When the “typical” tempo of different French dance movements is described in the sources, the movement in question is not uncommonly defined in relation to another, such that this one movement is somewhat slower than that one but faster than another. Such relative definition is evident in Tomlinson’s brief discussion of musical forms (1735: 148), among others. After asserting that the courante is “very solemn and grave,” for example, he adds that “the next grave Movements are Sarabands, Passacailles, and Chaconnes, each of three Crotchets to a Measure, and every one a Degree lighter than the other,” and then “the next Minuets and Passepieds are still brisker.”
It is apparent from a variety of sources, however, that there was a fair range of speeds possible for at least many, if not all, of the French dance movements, enough that references to a characteristic tempo may in fact be contradictory. Türk (1789: 401), for example, writes that “the passacaille (passacaglio [sic]) is played somewhat more slowly, or as others would have it, almost a little faster than the chaconne.” Indeed, while the sources commonly attempt to give brief characterizations of dance movements partly in terms of speed, it is clear from a comprehensive consideration of various descriptions and an examination of pieces of music written in a given form that tempo was not the most significant defining feature for such pieces. Consider, for example, D’Alembert’s remark (1779: 210) that “the tempo of the gavotte is either slow or gay but never extremely fast nor excessively slow.” The same ambiguity is apparent in Brossard’s sketch of the gavotte (1705: 29): “sometimes gay, sometimes grave.”
Thanks to its popularity during our period and thus to the existence of a fair amount of information about its character, the minuet affords a good example of how a given movement could vary in tempo. The sources from the whole century inconsistently describe this movement as typically slow or modéré (‘moderate’) or gai (‘gay’) or even vite (‘fast’). It should be noted that these French terms were roughly the equivalents of the Italian markings andante, allegro, and presto respectively, at least according to Rousseau (1768: 303):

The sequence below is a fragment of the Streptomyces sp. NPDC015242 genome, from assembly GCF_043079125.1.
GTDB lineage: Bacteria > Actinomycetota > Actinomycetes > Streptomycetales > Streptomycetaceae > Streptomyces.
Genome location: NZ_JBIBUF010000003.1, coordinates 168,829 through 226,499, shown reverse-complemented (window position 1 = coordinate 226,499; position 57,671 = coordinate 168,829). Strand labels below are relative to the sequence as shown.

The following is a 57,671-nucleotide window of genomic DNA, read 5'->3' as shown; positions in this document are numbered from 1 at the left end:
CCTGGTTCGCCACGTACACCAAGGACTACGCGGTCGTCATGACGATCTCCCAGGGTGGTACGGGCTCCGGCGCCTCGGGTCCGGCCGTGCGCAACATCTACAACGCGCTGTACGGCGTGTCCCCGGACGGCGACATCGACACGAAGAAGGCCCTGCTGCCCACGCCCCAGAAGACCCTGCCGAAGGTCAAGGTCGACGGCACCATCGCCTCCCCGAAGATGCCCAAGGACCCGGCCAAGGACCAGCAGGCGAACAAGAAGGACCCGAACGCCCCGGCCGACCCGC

There are five main changes in tempo, which, when ordered from slow to fast, are expressed by the words largo, adagio, andante, allegro, presto, and these words are rendered in French by the following: lent, modéré, gracieux, gai, vite. It should be noted, however, that, tempo always being much less strict in French music, the words denoting it [in French] have a much vaguer sense than in Italian music.
Masson (1699: 7), for example, speaks of the minuet as “fast” (vite), while Brossard (1705: 43) characterizes the movement as “always very gay [fort gai] and very fast [fort vite].” To Taubert (1717: 615), the minuet was “a right merry dance,” Sol (1725: 51) similarly writing that “to my mind, there are no grave steps in the minuet, for the movement in the minuet is gay.” Pauli (1756: 63) states that “the movement in the minuet is always serious although the accent is animated by the expression in the tune, which is more or less brisk. It always keeps a strong harmony [i.e. beat] by virtue of its ternary measure.” In his 1773 German translation of Charles Burney’s The Present State of Music in France and Italy, Bode notes that the “rapidity in the minuets of all modern overtures [i.e., symphonies] renders them ungraceful in an opera, but in a church they are indecent” (translation in Hogwood 2002: 237).
Other sources, in contrast, describe the minuet as being only moderate or even slow in tempo. Mattheson (1739: 2/224), for example, writes that the minuet expresses “no other affect but moderate gaity” (mässige Lustigkeit). Rousseau (1768: 277) writes that the minuet is
a dance tune of the same name, which the Abbé Brossard tell us comes from Poitou. According to him, this dance is very gay [fort gai], and its tempo is very fast [fort vite]. On the contrary, the character of the minuet is one of elegant and noble simplicity; the tempo is more moderate [modéré] than fast [vite], and one can say that the least gay of all the kinds of dances used in our balls is the minuet. It is otherwise on stage.
D’Alembert (1779: 208) writes that “the minuet is a tune in three time at a moderate [modéré] tempo.” Türk (1789: 401) in like manner speaks of the minuet’s “noble and charming character,” which proceeds “moderately fast” (mässig geschwind). In contrast, Busby (1786?: “minuet”) describes the dance as “of slow and graceful motion.”